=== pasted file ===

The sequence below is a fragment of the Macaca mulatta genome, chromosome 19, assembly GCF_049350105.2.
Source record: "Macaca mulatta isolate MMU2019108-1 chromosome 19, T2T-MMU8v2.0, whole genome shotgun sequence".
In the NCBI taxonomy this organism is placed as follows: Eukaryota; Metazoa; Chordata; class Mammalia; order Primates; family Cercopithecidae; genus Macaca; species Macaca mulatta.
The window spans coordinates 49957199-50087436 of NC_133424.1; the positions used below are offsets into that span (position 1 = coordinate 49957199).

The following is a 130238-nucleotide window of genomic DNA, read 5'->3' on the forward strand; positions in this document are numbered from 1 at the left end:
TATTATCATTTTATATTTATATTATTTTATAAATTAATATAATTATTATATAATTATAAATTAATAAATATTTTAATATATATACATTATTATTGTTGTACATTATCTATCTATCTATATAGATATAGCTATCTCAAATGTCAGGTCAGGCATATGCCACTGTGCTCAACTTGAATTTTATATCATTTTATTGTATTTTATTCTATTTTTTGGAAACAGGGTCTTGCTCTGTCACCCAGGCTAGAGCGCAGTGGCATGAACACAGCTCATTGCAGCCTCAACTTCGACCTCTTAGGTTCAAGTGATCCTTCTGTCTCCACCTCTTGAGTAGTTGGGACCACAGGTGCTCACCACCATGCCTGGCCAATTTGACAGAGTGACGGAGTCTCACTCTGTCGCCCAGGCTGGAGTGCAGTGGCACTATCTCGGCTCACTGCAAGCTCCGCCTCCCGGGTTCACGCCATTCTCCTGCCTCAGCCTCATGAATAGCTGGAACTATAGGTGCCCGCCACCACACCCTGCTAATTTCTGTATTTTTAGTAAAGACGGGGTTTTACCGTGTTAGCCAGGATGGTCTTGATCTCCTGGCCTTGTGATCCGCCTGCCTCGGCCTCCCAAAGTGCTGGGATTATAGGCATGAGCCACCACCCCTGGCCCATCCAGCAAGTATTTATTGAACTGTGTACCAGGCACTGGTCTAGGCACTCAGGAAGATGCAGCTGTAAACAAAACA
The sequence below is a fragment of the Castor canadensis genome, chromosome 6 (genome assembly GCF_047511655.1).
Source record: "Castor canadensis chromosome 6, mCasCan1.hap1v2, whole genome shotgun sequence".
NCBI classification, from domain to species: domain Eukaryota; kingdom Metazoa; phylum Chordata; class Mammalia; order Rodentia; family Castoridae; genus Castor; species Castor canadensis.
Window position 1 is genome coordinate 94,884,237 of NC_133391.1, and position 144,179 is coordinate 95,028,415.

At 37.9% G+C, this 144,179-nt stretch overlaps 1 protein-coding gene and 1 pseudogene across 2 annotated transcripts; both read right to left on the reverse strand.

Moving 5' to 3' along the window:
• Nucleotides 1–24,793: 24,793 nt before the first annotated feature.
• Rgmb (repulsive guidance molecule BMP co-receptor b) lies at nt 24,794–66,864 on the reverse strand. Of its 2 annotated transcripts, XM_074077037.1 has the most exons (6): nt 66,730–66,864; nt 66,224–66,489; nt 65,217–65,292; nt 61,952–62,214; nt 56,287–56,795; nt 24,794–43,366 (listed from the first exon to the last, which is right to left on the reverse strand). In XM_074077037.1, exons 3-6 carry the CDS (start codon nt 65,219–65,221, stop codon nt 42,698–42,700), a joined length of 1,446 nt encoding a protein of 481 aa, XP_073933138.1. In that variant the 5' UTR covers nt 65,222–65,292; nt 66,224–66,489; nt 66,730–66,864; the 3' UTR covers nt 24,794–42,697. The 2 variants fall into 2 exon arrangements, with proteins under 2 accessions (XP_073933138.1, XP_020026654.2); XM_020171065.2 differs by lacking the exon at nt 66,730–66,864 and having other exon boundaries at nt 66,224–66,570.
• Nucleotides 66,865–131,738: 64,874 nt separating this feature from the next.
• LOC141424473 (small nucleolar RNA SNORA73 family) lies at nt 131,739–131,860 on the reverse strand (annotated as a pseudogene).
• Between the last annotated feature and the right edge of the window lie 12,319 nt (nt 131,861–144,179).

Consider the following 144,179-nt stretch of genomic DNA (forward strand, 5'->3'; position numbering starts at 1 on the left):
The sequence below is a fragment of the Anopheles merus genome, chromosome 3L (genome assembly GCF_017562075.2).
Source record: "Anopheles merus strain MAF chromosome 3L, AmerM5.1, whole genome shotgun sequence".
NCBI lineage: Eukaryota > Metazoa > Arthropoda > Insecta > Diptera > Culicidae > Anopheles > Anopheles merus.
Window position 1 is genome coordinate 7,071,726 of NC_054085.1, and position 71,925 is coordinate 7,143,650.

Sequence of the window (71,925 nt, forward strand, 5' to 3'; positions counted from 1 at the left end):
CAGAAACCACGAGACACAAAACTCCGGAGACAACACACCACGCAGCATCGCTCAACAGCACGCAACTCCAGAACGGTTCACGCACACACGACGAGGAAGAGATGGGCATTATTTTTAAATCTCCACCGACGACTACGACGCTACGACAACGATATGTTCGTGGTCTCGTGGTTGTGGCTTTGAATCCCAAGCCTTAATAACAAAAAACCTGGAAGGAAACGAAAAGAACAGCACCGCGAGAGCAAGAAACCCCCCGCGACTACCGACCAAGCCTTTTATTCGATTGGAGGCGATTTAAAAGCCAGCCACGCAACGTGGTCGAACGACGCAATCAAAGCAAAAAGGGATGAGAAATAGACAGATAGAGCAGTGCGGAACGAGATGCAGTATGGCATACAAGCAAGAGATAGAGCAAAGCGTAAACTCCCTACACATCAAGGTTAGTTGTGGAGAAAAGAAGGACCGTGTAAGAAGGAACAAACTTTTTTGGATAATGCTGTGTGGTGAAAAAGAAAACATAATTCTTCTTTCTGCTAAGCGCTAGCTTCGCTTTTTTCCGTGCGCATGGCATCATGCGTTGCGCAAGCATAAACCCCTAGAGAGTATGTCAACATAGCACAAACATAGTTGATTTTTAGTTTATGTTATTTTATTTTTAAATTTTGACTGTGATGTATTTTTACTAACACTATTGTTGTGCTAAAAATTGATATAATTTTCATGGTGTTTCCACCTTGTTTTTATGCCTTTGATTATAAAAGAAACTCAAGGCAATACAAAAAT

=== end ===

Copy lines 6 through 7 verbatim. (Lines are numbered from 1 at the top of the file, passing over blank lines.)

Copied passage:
TATTATCATTTTATATTTATATTATTTTATAAATTAATATAATTATTATATAATTATAAATTAATAAATATTTTAATATATATACATTATTATTGTTGTACATTATCTATCTATCTATATAGATATAGCTATCTCAAATGTCAGGTCAGGCATATGCCACTGTGCTCAACTTGAATTTTATATCATTTTATTGTATTTTATTCTATTTTTTGGAAACAGGGTCTTGCTCTGTCACCCAGGCTAGAGCGCAGTGGCATGAACACAGCTCATTGCAGCCTCAACTTCGACCTCTTAGGTTCAAGTGATCCTTCTGTCTCCACCTCTTGAGTAGTTGGGACCACAGGTGCTCACCACCATGCCTGGCCAATTTGACAGAGTGACGGAGTCTCACTCTGTCGCCCAGGCTGGAGTGCAGTGGCACTATCTCGGCTCACTGCAAGCTCCGCCTCCCGGGTTCACGCCATTCTCCTGCCTCAGCCTCATGAATAGCTGGAACTATAGGTGCCCGCCACCACACCCTGCTAATTTCTGTATTTTTAGTAAAGACGGGGTTTTACCGTGTTAGCCAGGATGGTCTTGATCTCCTGGCCTTGTGATCCGCCTGCCTCGGCCTCCCAAAGTGCTGGGATTATAGGCATGAGCCACCACCCCTGGCCCATCCAGCAAGTATTTATTGAACTGTGTACCAGGCACTGGTCTAGGCACTCAGGAAGATGCAGCTGTAAACAAAACA
The sequence below is a fragment of the Castor canadensis genome, chromosome 6 (genome assembly GCF_047511655.1).